From vehicle safety and environmental policy to housing needs assessments, the University of Iowa Public Policy Center (PPC) seeks to make academic research widely accessible to policy makers and the general public. The center hosts symposiums, brings in speakers, and supports interdisciplinary research and education across campus.
“We do applied research—research that’s happening in the real world on real questions—and try to share that with publicpolicy makers so they can make better decisions,” said Director Peter Damiano.
Damiano said PPC, part of the Office of the Vice President for Research and Economic Development, does not advocate for particular policies but simply tries to inform.
The center’s current areas of research include the environment, health, politics and policy, social and education policy, and transportation and vehicle safety. All PPC faculty have joint appointments in other academic departments across campus.
The center’s planning committee also includes leaders from other universities and groups, such as the Governor’s STEM Council, the Women’s Resource and Action Center, the Grant Wood Area Education Agency, and more. By bringing together people from diverse fields, the center seeks to grow interdisciplinary collaboration and expand knowledge and understanding across Iowa.
For example, in 2008 the PPC established the Forkenbrock Series on Public Policy to expand the center’s public engagement activities by providing interdisciplinary fora to share information on important policy-related topics with policymakers and the public. The series sponsors lectures and symposia designed to bring together researchers, policymakers, and other key stakeholders such as business leaders, students, and the public on the most pressing issues of our time.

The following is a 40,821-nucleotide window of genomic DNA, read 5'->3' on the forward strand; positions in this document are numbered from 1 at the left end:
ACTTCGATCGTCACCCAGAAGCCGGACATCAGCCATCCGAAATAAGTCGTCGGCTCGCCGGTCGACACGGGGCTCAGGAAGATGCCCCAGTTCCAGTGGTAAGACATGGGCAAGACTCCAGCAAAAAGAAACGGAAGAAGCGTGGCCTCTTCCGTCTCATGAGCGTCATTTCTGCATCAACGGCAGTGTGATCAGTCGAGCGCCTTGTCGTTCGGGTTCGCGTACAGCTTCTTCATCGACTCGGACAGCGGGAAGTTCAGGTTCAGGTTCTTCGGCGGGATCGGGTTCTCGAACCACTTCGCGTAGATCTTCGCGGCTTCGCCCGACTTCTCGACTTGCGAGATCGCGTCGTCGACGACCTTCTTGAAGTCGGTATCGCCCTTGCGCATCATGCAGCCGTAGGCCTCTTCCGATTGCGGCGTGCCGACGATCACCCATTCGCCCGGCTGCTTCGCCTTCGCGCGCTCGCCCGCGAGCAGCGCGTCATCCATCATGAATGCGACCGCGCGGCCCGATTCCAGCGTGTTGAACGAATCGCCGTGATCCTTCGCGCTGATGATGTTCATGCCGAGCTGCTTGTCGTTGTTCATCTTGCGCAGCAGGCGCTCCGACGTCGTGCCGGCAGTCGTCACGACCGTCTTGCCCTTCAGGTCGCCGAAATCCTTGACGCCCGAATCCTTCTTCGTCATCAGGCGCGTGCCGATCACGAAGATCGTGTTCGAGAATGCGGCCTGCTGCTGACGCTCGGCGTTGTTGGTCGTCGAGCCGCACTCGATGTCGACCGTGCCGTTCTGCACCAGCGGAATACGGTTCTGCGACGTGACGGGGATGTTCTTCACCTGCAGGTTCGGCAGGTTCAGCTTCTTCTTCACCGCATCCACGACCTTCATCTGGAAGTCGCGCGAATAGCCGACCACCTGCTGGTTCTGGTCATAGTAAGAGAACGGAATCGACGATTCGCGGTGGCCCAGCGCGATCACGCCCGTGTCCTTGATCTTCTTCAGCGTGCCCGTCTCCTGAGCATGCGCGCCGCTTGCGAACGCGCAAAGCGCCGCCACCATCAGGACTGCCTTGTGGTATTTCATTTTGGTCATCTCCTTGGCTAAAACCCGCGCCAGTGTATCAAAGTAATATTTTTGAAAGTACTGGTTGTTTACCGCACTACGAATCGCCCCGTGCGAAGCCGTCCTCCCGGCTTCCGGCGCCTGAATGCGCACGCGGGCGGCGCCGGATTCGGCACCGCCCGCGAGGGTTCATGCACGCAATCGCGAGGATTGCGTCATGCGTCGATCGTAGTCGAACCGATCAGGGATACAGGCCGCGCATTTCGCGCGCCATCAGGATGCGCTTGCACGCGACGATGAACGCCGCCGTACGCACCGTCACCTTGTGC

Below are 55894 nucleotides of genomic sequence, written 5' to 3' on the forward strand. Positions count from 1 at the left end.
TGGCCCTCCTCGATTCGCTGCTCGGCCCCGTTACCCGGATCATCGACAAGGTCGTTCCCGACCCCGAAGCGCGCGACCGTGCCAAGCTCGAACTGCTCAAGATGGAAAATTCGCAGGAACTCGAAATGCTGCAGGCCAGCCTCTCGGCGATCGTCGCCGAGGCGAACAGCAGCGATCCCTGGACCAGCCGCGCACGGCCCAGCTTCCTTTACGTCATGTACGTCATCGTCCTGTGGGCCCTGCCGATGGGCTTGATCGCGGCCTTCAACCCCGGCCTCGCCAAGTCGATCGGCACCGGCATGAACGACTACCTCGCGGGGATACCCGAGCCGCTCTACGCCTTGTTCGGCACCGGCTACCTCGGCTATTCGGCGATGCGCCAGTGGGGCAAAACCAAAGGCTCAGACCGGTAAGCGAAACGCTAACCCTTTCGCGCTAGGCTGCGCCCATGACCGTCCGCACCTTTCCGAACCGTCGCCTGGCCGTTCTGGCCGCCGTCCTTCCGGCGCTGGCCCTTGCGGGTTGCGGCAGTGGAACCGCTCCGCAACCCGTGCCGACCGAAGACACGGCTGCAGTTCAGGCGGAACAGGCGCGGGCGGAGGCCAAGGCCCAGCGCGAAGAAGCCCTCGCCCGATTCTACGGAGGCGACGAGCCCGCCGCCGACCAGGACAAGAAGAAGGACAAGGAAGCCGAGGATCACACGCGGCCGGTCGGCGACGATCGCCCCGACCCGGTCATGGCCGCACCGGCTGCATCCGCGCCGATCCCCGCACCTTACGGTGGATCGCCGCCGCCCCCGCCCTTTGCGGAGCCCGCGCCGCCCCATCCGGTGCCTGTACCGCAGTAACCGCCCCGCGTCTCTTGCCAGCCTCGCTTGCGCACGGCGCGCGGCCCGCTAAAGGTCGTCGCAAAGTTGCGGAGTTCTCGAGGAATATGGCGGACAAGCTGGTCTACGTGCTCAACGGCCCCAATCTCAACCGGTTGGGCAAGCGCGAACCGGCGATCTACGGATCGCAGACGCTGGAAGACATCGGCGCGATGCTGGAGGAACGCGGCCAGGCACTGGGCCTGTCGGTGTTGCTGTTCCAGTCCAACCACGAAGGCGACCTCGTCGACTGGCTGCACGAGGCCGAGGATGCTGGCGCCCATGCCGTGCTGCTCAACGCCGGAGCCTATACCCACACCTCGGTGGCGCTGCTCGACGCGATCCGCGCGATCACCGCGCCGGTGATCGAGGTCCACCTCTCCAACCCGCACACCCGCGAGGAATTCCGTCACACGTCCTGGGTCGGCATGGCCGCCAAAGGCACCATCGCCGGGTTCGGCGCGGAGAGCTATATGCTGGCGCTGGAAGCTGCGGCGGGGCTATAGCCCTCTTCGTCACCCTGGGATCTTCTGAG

Upcoming events hosted by the PPC include a lecture by Robert Bullard at 7:30 p.m. April 19 at the Englert Theater titled, “The Wrong Complexion for Protection: Flint Water Crisis.” Bullard is the Dean of the Barbara Jordan-Mickey Leland School of Public Affairs at Texas Southern University in Houston, Texas, and is often described as the father of environmental justice. The lecture is a collaboration with the “Just Living” Theme Semester and the University Lecture Committee.
Related to the Bullard lecture, the PPC will hold a symposium in June called “Iowa's Drinking Water: Could Flint Happen Here?” This symposium will explore the current state of Iowa's drinking water and the future challenges confronting water providers in the state. Co-organized with the Center for Health Effects of Environmental Contamination (CHEEC), this all-day event will include panels of water experts from academia, industry, and the public sector including the Iowa Department of Natural Resources (DNR) as well as a member of the Flint Water Study that uncovered the lead issues in Flint. The event will be held June 17 at Hy-Vee Hall of the Iowa Events Center in Des Moines.
Additionally, the Forkenbrock Series will host free speech advocate Mary Beth Tinker at 6:30 p.m. May 5 at the Iowa City Public Library, 123 S. Linn St., to address the current state of free speech and civics awareness among America’s young people. Tinker was among the small group of students suspended in 1965 after wearing black armbands to school to mourn those lost on both sides of the Vietnam War and show support for Robert F. Kennedy’s call for a “Christmas truce.” In the U.S. Supreme Court case Tinker v. Des Moines Indep. School Dist., the court upheld the students’ right to wear armbands and made it clear that all students have First Amendment rights, even while they are in school.
The policy center’s website also contains hundreds of publications to make research as accessible as possible to policymakers, other academics and the public.